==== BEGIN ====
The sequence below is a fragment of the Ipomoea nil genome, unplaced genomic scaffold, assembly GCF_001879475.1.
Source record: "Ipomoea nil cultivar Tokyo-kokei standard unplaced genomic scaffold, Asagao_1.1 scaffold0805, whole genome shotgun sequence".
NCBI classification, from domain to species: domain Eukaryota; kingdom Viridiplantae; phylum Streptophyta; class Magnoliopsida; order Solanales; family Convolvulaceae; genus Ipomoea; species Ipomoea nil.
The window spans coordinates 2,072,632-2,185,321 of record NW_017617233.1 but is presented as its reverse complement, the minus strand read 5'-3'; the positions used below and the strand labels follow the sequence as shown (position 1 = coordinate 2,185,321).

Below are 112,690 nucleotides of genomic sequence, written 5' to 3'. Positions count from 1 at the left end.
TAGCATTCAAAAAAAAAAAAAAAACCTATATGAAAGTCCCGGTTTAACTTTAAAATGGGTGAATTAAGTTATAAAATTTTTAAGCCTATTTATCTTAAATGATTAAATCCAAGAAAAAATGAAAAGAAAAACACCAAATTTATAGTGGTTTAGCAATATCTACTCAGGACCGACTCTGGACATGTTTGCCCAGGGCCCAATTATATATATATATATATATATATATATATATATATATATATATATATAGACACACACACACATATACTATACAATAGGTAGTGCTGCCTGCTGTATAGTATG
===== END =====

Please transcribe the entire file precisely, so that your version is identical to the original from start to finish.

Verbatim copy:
The sequence below is a fragment of the Ipomoea nil genome, unplaced genomic scaffold, assembly GCF_001879475.1.
Source record: "Ipomoea nil cultivar Tokyo-kokei standard unplaced genomic scaffold, Asagao_1.1 scaffold0805, whole genome shotgun sequence".
NCBI classification, from domain to species: domain Eukaryota; kingdom Viridiplantae; phylum Streptophyta; class Magnoliopsida; order Solanales; family Convolvulaceae; genus Ipomoea; species Ipomoea nil.
The window spans coordinates 2,072,632-2,185,321 of record NW_017617233.1 but is presented as its reverse complement, the minus strand read 5'-3'; the positions used below and the strand labels follow the sequence as shown (position 1 = coordinate 2,185,321).

Below are 112,690 nucleotides of genomic sequence, written 5' to 3'. Positions count from 1 at the left end.
TAGCATTCAAAAAAAAAAAAAAAACCTATATGAAAGTCCCGGTTTAACTTTAAAATGGGTGAATTAAGTTATAAAATTTTTAAGCCTATTTATCTTAAATGATTAAATCCAAGAAAAAATGAAAAGAAAAACACCAAATTTATAGTGGTTTAGCAATATCTACTCAGGACCGACTCTGGACATGTTTGCCCAGGGCCCAATTATATATATATATATATATATATATATATATATATATATATATATATAGACACACACACACATATACTATACAATAGGTAGTGCTGCCTGCTGTATAGTATG